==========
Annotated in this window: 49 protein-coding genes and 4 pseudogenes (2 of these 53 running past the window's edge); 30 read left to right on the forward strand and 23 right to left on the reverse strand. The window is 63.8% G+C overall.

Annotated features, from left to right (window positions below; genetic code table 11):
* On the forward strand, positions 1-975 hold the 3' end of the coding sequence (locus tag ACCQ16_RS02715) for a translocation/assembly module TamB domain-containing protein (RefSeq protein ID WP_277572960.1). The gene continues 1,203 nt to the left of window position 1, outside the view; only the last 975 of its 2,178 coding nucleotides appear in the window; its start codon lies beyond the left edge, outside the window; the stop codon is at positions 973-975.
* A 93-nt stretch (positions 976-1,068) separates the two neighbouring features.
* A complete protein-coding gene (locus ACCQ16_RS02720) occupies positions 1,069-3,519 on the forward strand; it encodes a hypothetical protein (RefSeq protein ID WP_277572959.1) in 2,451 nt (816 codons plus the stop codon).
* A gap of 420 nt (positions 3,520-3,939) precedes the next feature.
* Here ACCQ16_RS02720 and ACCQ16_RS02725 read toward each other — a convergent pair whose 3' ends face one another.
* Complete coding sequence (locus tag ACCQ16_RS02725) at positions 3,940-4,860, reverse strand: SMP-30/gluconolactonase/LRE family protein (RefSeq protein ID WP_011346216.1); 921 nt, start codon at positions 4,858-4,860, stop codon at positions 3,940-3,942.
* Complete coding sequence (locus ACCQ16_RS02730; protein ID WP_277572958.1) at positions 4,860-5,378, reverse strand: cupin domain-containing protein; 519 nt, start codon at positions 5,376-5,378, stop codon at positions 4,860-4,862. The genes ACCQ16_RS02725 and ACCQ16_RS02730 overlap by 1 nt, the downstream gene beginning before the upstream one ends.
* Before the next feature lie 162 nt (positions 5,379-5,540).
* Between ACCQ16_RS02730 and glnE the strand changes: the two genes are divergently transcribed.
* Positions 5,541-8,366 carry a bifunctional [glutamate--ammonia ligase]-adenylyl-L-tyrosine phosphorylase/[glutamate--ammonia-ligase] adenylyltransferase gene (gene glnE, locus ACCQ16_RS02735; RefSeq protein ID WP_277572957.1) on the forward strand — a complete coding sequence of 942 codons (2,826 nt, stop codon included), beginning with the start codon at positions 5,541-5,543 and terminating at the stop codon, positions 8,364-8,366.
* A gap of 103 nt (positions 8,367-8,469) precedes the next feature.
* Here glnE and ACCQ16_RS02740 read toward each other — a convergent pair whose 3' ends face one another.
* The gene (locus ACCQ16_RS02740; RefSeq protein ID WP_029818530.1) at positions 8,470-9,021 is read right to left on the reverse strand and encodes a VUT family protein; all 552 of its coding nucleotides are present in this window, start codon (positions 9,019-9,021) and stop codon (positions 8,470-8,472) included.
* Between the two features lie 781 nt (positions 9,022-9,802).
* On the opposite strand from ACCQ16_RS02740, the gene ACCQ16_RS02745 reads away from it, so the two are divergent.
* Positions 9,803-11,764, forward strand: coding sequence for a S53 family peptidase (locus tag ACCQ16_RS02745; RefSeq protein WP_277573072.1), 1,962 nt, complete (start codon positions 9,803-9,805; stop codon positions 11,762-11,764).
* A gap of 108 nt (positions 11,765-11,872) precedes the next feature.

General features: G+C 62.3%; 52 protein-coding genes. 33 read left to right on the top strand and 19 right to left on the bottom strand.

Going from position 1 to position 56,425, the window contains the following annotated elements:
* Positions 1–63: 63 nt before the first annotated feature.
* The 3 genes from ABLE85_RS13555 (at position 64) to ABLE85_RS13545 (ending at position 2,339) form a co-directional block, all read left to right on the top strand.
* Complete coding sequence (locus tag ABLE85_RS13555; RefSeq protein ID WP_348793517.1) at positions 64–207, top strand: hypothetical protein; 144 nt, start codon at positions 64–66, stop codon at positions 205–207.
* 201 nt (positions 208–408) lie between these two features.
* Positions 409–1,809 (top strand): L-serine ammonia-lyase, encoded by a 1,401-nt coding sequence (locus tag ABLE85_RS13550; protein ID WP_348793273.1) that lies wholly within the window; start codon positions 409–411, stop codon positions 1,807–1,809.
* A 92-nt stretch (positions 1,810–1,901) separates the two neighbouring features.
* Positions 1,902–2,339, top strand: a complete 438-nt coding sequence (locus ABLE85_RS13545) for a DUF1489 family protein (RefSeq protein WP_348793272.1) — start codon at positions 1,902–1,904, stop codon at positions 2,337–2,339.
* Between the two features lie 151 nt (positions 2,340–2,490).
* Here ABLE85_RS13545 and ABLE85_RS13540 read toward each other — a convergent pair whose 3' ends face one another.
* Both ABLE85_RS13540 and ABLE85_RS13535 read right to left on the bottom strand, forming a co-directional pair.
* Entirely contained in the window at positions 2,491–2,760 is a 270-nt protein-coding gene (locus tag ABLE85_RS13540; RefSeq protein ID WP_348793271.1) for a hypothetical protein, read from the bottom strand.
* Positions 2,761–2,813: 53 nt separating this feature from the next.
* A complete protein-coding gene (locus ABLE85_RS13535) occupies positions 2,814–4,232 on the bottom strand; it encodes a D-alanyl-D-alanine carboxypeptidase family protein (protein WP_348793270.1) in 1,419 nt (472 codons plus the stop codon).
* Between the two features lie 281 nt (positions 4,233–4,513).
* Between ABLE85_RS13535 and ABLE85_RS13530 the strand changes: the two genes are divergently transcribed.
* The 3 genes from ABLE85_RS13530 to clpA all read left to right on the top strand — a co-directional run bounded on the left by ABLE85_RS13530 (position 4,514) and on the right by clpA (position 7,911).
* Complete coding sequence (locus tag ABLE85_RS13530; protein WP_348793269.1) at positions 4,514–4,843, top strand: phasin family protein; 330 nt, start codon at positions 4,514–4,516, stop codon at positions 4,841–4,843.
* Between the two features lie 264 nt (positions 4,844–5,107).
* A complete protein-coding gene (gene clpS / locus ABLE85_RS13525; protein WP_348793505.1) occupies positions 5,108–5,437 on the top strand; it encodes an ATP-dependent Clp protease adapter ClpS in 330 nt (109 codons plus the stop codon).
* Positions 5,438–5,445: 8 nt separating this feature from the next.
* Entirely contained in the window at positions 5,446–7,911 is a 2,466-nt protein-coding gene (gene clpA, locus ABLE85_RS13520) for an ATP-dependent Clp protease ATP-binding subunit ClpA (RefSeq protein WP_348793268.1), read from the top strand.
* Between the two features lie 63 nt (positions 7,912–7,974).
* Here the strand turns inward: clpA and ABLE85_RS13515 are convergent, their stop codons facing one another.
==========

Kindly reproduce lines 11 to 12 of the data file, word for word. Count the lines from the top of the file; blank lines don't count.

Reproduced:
* Between ACCQ16_RS02730 and glnE the strand changes: the two genes are divergently transcribed.
* Positions 5,541-8,366 carry a bifunctional [glutamate--ammonia ligase]-adenylyl-L-tyrosine phosphorylase/[glutamate--ammonia-ligase] adenylyltransferase gene (gene glnE, locus ACCQ16_RS02735; RefSeq protein ID WP_277572957.1) on the forward strand — a complete coding sequence of 942 codons (2,826 nt, stop codon included), beginning with the start codon at positions 5,541-5,543 and terminating at the stop codon, positions 8,364-8,366.